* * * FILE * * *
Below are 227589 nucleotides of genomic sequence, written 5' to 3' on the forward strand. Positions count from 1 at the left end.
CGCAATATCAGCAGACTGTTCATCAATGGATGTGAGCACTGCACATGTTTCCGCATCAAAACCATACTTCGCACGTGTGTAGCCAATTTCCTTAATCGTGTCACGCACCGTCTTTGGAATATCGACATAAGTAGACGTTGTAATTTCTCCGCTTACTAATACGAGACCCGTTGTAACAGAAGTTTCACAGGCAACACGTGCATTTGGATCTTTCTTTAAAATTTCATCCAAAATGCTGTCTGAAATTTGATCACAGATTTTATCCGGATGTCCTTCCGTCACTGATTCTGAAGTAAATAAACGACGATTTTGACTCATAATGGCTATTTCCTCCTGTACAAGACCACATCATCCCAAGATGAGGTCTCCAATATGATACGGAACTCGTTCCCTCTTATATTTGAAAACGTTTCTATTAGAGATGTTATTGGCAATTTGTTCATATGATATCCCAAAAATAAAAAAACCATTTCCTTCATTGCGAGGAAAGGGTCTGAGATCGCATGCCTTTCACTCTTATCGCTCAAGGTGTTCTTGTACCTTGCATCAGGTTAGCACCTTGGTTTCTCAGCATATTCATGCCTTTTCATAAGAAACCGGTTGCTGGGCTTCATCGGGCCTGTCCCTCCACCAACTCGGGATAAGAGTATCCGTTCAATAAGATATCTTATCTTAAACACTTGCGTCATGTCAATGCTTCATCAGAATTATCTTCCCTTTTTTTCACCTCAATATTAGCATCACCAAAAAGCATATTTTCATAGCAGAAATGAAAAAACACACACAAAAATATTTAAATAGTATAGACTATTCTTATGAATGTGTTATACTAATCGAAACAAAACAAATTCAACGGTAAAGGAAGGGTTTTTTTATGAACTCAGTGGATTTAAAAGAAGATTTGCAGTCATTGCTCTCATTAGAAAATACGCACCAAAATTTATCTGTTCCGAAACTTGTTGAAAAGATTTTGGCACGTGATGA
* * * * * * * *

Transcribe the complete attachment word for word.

Below are 227589 nucleotides of genomic sequence, written 5' to 3' on the forward strand. Positions count from 1 at the left end.
CGCAATATCAGCAGACTGTTCATCAATGGATGTGAGCACTGCACATGTTTCCGCATCAAAACCATACTTCGCACGTGTGTAGCCAATTTCCTTAATCGTGTCACGCACCGTCTTTGGAATATCGACATAAGTAGACGTTGTAATTTCTCCGCTTACTAATACGAGACCCGTTGTAACAGAAGTTTCACAGGCAACACGTGCATTTGGATCTTTCTTTAAAATTTCATCCAAAATGCTGTCTGAAATTTGATCACAGATTTTATCCGGATGTCCTTCCGTCACTGATTCTGAAGTAAATAAACGACGATTTTGACTCATAATGGCTATTTCCTCCTGTACAAGACCACATCATCCCAAGATGAGGTCTCCAATATGATACGGAACTCGTTCCCTCTTATATTTGAAAACGTTTCTATTAGAGATGTTATTGGCAATTTGTTCATATGATATCCCAAAAATAAAAAAACCATTTCCTTCATTGCGAGGAAAGGGTCTGAGATCGCATGCCTTTCACTCTTATCGCTCAAGGTGTTCTTGTACCTTGCATCAGGTTAGCACCTTGGTTTCTCAGCATATTCATGCCTTTTCATAAGAAACCGGTTGCTGGGCTTCATCGGGCCTGTCCCTCCACCAACTCGGGATAAGAGTATCCGTTCAATAAGATATCTTATCTTAAACACTTGCGTCATGTCAATGCTTCATCAGAATTATCTTCCCTTTTTTTCACCTCAATATTAGCATCACCAAAAAGCATATTTTCATAGCAGAAATGAAAAAACACACACAAAAATATTTAAATAGTATAGACTATTCTTATGAATGTGTTATACTAATCGAAACAAAACAAATTCAACGGTAAAGGAAGGGTTTTTTTATGAACTCAGTGGATTTAAAAGAAGATTTGCAGTCATTGCTCTCATTAGAAAATACGCACCAAAATTTATCTGTTCCGAAACTTGTTGAAAAGATTTTGGCACGTGATGA